Sunday 13 June 2021

Dominican Republic is getting ready for 5G Spectrum Auctions

The Dominican Republic’s fixed-line teledensity is well below the Latin American average, a legacy of under-investment in network infrastructure over the years. In common with other markets in the region, the mobile sector has become the preferred platform for voice services. With LTE services available to about 98% of the population, mobile broadband has also developed strongly in recent years.

The country’s income inequalities are still reflected in the unequal distribution of telephony services, with many communities having very restricted access. The government has addressed the issue of access in recent years and has funded a number of public projects. In October 2020 the regulator issued a decree covering a number of areas, including universal access to broadband services, and the development of a national backbone network in cooperation with the electricity transmission network provider.

Considerable changes are anticipated in 2021 when a multi-spectrum auction is scheduled. This will enable the MNOs to launch 5G services, and thus help each the national broadband goals.

The Dominican Republic has three major operators: Claro (formerly Codetel), Altice Dominicana (previously Orange and Tricom merged) and Viva.  The market is led by América Móvil’s Claro, with nearly 4mn lines at the end of October 2020, while Altice has 2.47mn and Trilogy Viva 358,000.

Claro the clear market leader has the best coverage. Orange is at number 2, with a slightly smaller coverage and lower speeds while Viva is the third network with an even smaller footprint.

Since 2013 Orange and Tricom both belong to the Altice group. In 2017 the national regulator Indotel approved the merger request. Both networks have been merged, Tricom has been absorbed by Orange and the newly merged network rebranded to Altice Dominicana.

4G/LTE on GSM-based networks started in 2014. Claro has the best coverage in all provincial towns, followed by Altice and Viva that mostly covers the capital, some major towns and tourist areas by 4G/LTE so far.

Claro, run by Mexican tycoon Carlos Slim and his América Móviles company, is the market leader in the DR with the best coverage and more 55% of the national subscribers: coverage map. Claro has started in 2014 with 4G/LTE, however on the 1700/2100 (= AWS, band 4) frequency, only covered by US cellphones or some iPhones.

Netherlands based Altice Group purchased Orange the number 2 in the country in 2013 with a market share of 43%, merged it with Tricom (at no. 4) and rebranded it as Altice Dominicana in 2017.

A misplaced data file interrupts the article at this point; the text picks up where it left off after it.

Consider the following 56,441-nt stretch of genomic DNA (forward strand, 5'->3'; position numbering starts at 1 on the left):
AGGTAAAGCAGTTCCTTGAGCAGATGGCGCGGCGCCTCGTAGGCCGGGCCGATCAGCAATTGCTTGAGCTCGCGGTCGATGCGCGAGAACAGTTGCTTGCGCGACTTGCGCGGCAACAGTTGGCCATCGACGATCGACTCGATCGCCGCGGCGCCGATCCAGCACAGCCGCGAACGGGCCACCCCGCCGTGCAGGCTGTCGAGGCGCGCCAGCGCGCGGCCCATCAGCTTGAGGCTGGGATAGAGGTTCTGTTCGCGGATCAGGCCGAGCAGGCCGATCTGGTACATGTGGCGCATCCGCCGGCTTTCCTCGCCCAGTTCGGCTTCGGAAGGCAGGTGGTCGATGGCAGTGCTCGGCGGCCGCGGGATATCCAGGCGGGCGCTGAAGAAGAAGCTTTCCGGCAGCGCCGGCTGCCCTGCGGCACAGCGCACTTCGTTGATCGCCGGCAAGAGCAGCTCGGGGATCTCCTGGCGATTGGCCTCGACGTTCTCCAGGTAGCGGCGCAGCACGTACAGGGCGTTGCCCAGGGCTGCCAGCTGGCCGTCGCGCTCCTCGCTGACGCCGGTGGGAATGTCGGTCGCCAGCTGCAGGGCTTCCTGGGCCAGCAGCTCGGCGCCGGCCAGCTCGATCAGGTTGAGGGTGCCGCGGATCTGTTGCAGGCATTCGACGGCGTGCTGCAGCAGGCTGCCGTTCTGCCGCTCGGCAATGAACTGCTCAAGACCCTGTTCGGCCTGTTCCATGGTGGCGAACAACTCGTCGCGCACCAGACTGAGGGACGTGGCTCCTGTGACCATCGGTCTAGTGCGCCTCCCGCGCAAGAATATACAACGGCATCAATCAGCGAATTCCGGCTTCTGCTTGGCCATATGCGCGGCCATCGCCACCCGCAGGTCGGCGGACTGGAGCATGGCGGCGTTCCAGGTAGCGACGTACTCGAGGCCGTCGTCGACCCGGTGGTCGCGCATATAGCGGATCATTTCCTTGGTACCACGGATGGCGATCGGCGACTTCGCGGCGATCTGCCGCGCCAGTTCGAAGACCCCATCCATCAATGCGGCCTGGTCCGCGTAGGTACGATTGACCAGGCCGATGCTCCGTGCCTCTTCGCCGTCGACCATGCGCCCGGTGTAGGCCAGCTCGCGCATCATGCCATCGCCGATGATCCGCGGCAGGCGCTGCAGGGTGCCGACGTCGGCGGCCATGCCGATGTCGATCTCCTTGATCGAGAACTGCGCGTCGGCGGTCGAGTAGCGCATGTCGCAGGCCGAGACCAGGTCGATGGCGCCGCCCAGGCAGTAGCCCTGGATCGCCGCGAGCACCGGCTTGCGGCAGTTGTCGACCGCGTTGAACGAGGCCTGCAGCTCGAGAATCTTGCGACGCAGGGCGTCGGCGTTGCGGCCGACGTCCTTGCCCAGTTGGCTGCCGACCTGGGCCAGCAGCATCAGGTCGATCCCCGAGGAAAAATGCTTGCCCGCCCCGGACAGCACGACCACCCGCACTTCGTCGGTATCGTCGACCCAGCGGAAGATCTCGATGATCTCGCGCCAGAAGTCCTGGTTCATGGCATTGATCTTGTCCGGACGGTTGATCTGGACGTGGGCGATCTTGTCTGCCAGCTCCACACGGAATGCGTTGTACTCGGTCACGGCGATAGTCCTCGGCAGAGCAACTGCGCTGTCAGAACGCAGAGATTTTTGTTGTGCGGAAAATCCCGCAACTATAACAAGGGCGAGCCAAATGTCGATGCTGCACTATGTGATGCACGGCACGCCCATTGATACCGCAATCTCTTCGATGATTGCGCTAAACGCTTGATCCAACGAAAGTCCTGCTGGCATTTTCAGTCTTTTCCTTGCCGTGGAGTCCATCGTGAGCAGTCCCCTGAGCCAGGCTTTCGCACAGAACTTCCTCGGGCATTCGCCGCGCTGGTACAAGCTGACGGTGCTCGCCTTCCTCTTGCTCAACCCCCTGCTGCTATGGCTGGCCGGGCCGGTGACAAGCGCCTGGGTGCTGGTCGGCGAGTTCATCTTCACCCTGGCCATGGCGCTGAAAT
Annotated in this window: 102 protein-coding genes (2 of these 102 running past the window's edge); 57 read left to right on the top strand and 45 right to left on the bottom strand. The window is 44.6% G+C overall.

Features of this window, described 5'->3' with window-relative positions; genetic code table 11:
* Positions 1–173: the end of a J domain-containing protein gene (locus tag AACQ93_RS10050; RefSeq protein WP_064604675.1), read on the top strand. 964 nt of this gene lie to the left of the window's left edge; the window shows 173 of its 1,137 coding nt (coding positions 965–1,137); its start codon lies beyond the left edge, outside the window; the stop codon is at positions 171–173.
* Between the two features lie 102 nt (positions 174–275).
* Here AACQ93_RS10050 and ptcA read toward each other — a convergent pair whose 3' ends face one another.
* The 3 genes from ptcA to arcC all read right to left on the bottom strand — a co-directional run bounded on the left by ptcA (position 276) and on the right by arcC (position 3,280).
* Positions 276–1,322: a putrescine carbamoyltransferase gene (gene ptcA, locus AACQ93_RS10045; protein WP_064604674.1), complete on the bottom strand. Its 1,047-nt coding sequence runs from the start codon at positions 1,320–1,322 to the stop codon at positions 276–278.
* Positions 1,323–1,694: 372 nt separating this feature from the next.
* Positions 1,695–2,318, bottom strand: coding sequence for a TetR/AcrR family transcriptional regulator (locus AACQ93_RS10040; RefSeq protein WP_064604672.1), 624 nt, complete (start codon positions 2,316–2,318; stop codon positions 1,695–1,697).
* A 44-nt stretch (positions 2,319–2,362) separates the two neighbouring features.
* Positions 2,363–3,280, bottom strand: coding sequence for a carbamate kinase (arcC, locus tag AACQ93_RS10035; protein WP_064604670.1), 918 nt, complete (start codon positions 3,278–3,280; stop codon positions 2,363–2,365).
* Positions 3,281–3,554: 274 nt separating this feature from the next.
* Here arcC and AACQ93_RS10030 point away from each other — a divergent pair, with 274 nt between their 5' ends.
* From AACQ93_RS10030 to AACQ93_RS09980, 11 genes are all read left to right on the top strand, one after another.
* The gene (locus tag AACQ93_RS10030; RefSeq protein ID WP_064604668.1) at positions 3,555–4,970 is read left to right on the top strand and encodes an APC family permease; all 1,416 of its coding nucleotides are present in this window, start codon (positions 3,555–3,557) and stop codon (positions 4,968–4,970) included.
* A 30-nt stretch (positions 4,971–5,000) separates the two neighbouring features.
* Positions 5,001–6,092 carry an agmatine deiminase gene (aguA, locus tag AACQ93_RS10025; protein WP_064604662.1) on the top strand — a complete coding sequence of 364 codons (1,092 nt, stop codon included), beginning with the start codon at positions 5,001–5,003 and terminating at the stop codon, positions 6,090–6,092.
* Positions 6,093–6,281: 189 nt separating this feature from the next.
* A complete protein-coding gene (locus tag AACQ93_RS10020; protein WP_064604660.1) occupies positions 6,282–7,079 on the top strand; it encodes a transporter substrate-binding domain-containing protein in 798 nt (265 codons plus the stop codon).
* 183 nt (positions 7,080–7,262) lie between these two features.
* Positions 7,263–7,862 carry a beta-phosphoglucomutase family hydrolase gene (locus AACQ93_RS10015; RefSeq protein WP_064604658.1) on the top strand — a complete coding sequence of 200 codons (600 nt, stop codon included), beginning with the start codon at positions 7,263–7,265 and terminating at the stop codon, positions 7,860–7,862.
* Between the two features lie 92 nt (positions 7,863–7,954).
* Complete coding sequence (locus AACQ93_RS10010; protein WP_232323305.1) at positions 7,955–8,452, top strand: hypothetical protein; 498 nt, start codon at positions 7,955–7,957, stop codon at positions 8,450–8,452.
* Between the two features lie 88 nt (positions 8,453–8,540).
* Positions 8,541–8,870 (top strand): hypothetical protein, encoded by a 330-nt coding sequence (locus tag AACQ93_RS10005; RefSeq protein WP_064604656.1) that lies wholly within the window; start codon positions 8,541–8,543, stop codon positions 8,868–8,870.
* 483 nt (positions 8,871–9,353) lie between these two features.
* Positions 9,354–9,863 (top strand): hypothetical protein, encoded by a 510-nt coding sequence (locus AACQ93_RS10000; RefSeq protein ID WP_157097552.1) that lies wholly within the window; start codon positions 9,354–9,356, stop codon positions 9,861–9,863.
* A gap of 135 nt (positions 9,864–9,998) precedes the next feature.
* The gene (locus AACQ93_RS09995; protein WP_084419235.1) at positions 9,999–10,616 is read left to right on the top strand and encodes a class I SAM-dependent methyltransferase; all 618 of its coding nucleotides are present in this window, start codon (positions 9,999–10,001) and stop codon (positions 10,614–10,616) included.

It has a good coverage in 2G and 3G countrywide and gives better compatibility with devices from overseas on 3G and 4G.

Altice (back as Orange) started with 4G/LTE on 1800 MHz in 2012, but was still limited to the capital area of Santo Domingo and Santiago and a few other areas. For 2017 it plans to cover 90% by 3G and all major towns and tourist areas by 4G/LTE as the merger with Tricom approved in 2017 gives the unified network additional bandwidth.

Viva used to be considered the 4th player in the country moving into the no. 3 spot after the merger of Orange/Tricom with a meagre 4% market share. It's network is nationwide, with some gaps though. In 2017 finally they added 3G services and 4G/LTE in a limited area. Viva still has the lowest coverage of all three players what 3G/4G is concerned at the lowest prices. 

The Dominican Republic expects its upcoming 5G auction to generate between US$200 million and US$300 million, according to Nelson Arroyo, the president of regulator Indotel (Instituto Dominicano de las Telecomunicaciones).

The mooted amount is aimed at setting expectations for potential newcomers to the country’s mobile market, with registration for the upcoming auctions open to interested parties until May. Indotel is keen to attract new operators to the market, with the country’s wireless penetration rate sitting at just above 80% as of September last year.

The 5G auctions will see spectrum sold across several bands, with nine 2×5MHz blocks of 700MHz spectrum available alongside 16 10MHz blocks of 3.5GHz spectrum. All concessions will be valid for 20 years.

The government of the Dominican Republic have said that the specifications of the international tender for the implementation of 5G networks in the country will not exclude Huawei. 

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